The Integrity Gap Problem
At Digital Gaia, we're dedicated to bridging what we call the "integrity gap" in impact markets.
Impact markets are a key aspect of the efforts to regenerate our planet because they allow companies to purchase credits for various environmental or social impacts. However, the integrity gap poses a risk to the credibility and effectiveness of these markets.
There are two ways the integrity gap can occur:
A credit is issued despite the impact not existing. For example, if a credit is issued for capturing CO2 from a forest, but the forest has since burned down, the credit is no longer valid. A credit is issued for an action that is not actually beneficial. For instance, if a credit is issued for planting trees, but the trees are invasive and harm native species, the credit should not be considered as valuable.
Closing the integrity gap is crucial because it ensures the credibility and effectiveness of impact markets. If there is a lack of integrity in the credits being issued, it's hard for companies to trust that their purchases are making a positive impact.
To learn more about our approach to using technology, practitioner wisdom, and collective intelligence to address the integrity gap, check out our .
The Business Model Alignment Problem
In addition to building a network of experts, farmers, and funders to create high-integrity impact certificates on our platform, we at Digital Gaia also need to consider another integrity gap of sorts, what we call “the business model alignment problem”. A sustainable business model is necessary to fund the development of our product and technology, and to provide a return to our investors. However, it's important that this business model aligns with our goal of ensuring integrity.
Let's consider an example of a misaligned business model. Imagine a company called Valida that aims to solve the integrity gap in impact markets. Valida's approach is as follows:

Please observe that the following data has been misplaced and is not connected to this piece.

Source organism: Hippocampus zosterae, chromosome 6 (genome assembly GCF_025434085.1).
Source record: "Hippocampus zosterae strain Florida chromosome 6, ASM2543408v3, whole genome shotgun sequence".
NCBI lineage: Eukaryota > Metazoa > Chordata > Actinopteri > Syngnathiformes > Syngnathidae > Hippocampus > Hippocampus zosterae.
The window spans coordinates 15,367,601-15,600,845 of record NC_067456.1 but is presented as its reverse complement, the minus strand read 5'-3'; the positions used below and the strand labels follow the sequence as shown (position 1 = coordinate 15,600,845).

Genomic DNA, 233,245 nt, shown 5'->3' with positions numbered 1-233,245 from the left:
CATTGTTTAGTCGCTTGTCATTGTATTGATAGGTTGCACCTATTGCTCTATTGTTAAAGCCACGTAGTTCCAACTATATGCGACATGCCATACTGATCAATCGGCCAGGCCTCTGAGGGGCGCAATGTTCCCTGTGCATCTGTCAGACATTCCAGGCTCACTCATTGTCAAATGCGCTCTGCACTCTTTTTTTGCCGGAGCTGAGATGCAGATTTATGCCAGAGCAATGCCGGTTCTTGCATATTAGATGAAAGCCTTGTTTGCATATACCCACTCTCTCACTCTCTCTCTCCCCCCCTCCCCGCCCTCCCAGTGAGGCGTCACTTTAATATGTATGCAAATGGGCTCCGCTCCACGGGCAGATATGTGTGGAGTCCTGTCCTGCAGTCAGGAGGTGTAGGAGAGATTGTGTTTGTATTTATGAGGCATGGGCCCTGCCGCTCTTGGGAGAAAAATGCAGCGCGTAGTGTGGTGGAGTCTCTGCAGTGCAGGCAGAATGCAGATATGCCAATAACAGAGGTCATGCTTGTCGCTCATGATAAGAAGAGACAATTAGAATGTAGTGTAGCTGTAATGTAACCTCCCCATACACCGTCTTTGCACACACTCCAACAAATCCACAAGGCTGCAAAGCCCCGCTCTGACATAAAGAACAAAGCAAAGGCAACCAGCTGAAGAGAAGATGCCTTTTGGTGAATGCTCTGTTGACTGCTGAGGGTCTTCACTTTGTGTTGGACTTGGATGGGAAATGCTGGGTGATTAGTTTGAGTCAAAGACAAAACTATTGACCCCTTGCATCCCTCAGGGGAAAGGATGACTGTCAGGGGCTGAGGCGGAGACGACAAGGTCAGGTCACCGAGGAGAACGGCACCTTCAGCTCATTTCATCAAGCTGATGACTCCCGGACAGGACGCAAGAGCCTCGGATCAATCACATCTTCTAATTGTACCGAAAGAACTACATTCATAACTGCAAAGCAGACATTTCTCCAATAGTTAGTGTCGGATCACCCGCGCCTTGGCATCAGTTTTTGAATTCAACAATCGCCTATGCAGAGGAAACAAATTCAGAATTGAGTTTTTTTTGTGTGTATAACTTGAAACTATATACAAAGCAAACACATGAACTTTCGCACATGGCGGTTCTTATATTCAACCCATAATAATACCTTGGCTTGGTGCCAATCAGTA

Valida establishes standards for what is required to receive a certificate. Valida charges a percentage of the value of the certificate as payment.
There are two predictable issues with this approach:
Valida has no incentive to evolve their standards. If Valida were to change their standards, it would raise questions about the value of certificates issued under the old standards. Valida has an incentive to certify as many certificates as possible, even if they are not of high integrity, because their revenue is based on the number of certificates they issue.
At Digital Gaia, we want to avoid these problematic incentives in our business model. That's why we have a different approach to solving the integrity gap:
Digital Gaia issues certificates with scores that continuously change based on the collective intelligence of our network. Digital Gaia sells information to clients such as seed and solution providers, carbon offtakers, and agro insurance companies.
This approach gives us the following incentives:
The Digital Gaia Network can constantly evolve our standards. If new information arises that changes our understanding of an impact, the score of the corresponding certificate will be adjusted accordingly. Digital Gaia has an incentive to collect and provide accurate information, as this is what our customers are paying for.